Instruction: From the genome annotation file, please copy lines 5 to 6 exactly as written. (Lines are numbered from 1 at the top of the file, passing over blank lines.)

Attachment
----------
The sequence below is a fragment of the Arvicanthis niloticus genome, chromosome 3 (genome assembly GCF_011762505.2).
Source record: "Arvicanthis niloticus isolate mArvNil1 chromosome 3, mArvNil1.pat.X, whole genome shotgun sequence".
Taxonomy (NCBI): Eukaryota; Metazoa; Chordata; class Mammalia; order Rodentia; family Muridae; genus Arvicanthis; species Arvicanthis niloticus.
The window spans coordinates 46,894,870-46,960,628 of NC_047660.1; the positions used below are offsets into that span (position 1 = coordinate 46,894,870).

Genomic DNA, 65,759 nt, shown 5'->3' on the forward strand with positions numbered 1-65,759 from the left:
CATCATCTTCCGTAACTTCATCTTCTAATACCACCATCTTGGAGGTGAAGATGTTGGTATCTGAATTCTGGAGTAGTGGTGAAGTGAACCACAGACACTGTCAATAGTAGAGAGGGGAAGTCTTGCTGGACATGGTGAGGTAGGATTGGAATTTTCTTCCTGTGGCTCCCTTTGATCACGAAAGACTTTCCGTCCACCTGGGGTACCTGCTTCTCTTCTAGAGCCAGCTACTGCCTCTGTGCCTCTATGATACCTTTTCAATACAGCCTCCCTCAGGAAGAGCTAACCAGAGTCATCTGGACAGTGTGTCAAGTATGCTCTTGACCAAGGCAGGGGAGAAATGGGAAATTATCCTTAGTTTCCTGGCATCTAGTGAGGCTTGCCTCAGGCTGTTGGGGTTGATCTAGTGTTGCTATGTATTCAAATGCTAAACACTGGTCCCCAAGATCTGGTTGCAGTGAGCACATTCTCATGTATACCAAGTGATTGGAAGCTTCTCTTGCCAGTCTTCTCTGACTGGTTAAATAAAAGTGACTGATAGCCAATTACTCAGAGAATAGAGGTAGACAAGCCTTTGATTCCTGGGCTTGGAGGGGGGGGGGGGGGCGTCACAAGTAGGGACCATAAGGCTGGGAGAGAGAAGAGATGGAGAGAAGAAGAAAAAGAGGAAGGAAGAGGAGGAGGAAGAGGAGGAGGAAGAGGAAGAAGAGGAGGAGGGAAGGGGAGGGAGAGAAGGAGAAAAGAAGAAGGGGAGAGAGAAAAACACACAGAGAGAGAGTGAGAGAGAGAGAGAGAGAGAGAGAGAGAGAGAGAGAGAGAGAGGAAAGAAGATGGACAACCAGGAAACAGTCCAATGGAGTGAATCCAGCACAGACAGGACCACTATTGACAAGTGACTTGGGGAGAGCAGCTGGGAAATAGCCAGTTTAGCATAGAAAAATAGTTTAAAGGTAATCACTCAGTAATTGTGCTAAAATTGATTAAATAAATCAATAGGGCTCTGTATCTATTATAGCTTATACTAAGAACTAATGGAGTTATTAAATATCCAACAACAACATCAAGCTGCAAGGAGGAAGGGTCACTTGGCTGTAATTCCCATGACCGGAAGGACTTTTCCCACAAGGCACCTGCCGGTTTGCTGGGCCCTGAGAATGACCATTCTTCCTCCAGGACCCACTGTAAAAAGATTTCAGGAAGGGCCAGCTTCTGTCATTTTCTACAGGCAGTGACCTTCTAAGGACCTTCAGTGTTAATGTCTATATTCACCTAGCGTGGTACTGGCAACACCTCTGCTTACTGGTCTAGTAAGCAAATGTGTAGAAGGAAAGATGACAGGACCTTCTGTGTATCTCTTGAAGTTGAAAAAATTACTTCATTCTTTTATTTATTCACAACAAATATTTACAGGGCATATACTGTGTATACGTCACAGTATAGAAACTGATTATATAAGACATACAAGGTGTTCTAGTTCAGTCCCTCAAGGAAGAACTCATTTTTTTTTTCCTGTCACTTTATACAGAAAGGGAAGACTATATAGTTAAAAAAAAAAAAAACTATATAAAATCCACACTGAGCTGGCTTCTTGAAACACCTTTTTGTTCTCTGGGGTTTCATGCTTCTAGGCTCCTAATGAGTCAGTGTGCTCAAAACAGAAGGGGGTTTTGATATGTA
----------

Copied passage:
Genomic DNA, 65,759 nt, shown 5'->3' on the forward strand with positions numbered 1-65,759 from the left:
CATCATCTTCCGTAACTTCATCTTCTAATACCACCATCTTGGAGGTGAAGATGTTGGTATCTGAATTCTGGAGTAGTGGTGAAGTGAACCACAGACACTGTCAATAGTAGAGAGGGGAAGTCTTGCTGGACATGGTGAGGTAGGATTGGAATTTTCTTCCTGTGGCTCCCTTTGATCACGAAAGACTTTCCGTCCACCTGGGGTACCTGCTTCTCTTCTAGAGCCAGCTACTGCCTCTGTGCCTCTATGATACCTTTTCAATACAGCCTCCCTCAGGAAGAGCTAACCAGAGTCATCTGGACAGTGTGTCAAGTATGCTCTTGACCAAGGCAGGGGAGAAATGGGAAATTATCCTTAGTTTCCTGGCATCTAGTGAGGCTTGCCTCAGGCTGTTGGGGTTGATCTAGTGTTGCTATGTATTCAAATGCTAAACACTGGTCCCCAAGATCTGGTTGCAGTGAGCACATTCTCATGTATACCAAGTGATTGGAAGCTTCTCTTGCCAGTCTTCTCTGACTGGTTAAATAAAAGTGACTGATAGCCAATTACTCAGAGAATAGAGGTAGACAAGCCTTTGATTCCTGGGCTTGGAGGGGGGGGGGGGGGCGTCACAAGTAGGGACCATAAGGCTGGGAGAGAGAAGAGATGGAGAGAAGAAGAAAAAGAGGAAGGAAGAGGAGGAGGAAGAGGAGGAGGAAGAGGAAGAAGAGGAGGAGGGAAGGGGAGGGAGAGAAGGAGAAAAGAAGAAGGGGAGAGAGAAAAACACACAGAGAGAGAGTGAGAGAGAGAGAGAGAGAGAGAGAGAGAGAGAGAGAGAGAGAGGAAAGAAGATGGACAACCAGGAAACAGTCCAATGGAGTGAATCCAGCACAGACAGGACCACTATTGACAAGTGACTTGGGGAGAGCAGCTGGGAAATAGCCAGTTTAGCATAGAAAAATAGTTTAAAGGTAATCACTCAGTAATTGTGCTAAAATTGATTAAATAAATCAATAGGGCTCTGTATCTATTATAGCTTATACTAAGAACTAATGGAGTTATTAAATATCCAACAACAACATCAAGCTGCAAGGAGGAAGGGTCACTTGGCTGTAATTCCCATGACCGGAAGGACTTTTCCCACAAGGCACCTGCCGGTTTGCTGGGCCCTGAGAATGACCATTCTTCCTCCAGGACCCACTGTAAAAAGATTTCAGGAAGGGCCAGCTTCTGTCATTTTCTACAGGCAGTGACCTTCTAAGGACCTTCAGTGTTAATGTCTATATTCACCTAGCGTGGTACTGGCAACACCTCTGCTTACTGGTCTAGTAAGCAAATGTGTAGAAGGAAAGATGACAGGACCTTCTGTGTATCTCTTGAAGTTGAAAAAATTACTTCATTCTTTTATTTATTCACAACAAATATTTACAGGGCATATACTGTGTATACGTCACAGTATAGAAACTGATTATATAAGACATACAAGGTGTTCTAGTTCAGTCCCTCAAGGAAGAACTCATTTTTTTTTTCCTGTCACTTTATACAGAAAGGGAAGACTATATAGTTAAAAAAAAAAAAAACTATATAAAATCCACACTGAGCTGGCTTCTTGAAACACCTTTTTGTTCTCTGGGGTTTCATGCTTCTAGGCTCCTAATGAGTCAGTGTGCTCAAAACAGAAGGGGGTTTTGATATGTA